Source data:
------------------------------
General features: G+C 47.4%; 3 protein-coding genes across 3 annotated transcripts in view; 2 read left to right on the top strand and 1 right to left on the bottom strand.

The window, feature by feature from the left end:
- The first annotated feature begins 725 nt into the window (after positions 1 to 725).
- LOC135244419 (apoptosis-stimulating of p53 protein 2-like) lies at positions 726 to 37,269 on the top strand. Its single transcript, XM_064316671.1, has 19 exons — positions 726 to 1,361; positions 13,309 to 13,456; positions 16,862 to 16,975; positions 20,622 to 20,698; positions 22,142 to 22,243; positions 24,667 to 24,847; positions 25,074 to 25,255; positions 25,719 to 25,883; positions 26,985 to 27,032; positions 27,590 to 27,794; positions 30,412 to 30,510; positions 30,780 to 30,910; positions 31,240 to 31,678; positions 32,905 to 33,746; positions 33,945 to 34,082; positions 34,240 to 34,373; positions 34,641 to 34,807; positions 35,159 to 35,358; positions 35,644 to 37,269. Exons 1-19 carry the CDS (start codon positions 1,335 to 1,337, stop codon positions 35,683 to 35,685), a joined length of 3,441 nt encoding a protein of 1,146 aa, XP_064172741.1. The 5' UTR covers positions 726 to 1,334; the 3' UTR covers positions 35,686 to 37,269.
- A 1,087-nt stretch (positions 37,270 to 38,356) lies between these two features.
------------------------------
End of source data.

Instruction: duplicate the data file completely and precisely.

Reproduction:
General features: G+C 47.4%; 3 protein-coding genes across 3 annotated transcripts in view; 2 read left to right on the top strand and 1 right to left on the bottom strand.

The window, feature by feature from the left end:
- The first annotated feature begins 725 nt into the window (after positions 1 to 725).
- LOC135244419 (apoptosis-stimulating of p53 protein 2-like) lies at positions 726 to 37,269 on the top strand. Its single transcript, XM_064316671.1, has 19 exons — positions 726 to 1,361; positions 13,309 to 13,456; positions 16,862 to 16,975; positions 20,622 to 20,698; positions 22,142 to 22,243; positions 24,667 to 24,847; positions 25,074 to 25,255; positions 25,719 to 25,883; positions 26,985 to 27,032; positions 27,590 to 27,794; positions 30,412 to 30,510; positions 30,780 to 30,910; positions 31,240 to 31,678; positions 32,905 to 33,746; positions 33,945 to 34,082; positions 34,240 to 34,373; positions 34,641 to 34,807; positions 35,159 to 35,358; positions 35,644 to 37,269. Exons 1-19 carry the CDS (start codon positions 1,335 to 1,337, stop codon positions 35,683 to 35,685), a joined length of 3,441 nt encoding a protein of 1,146 aa, XP_064172741.1. The 5' UTR covers positions 726 to 1,334; the 3' UTR covers positions 35,686 to 37,269.
- A 1,087-nt stretch (positions 37,270 to 38,356) lies between these two features.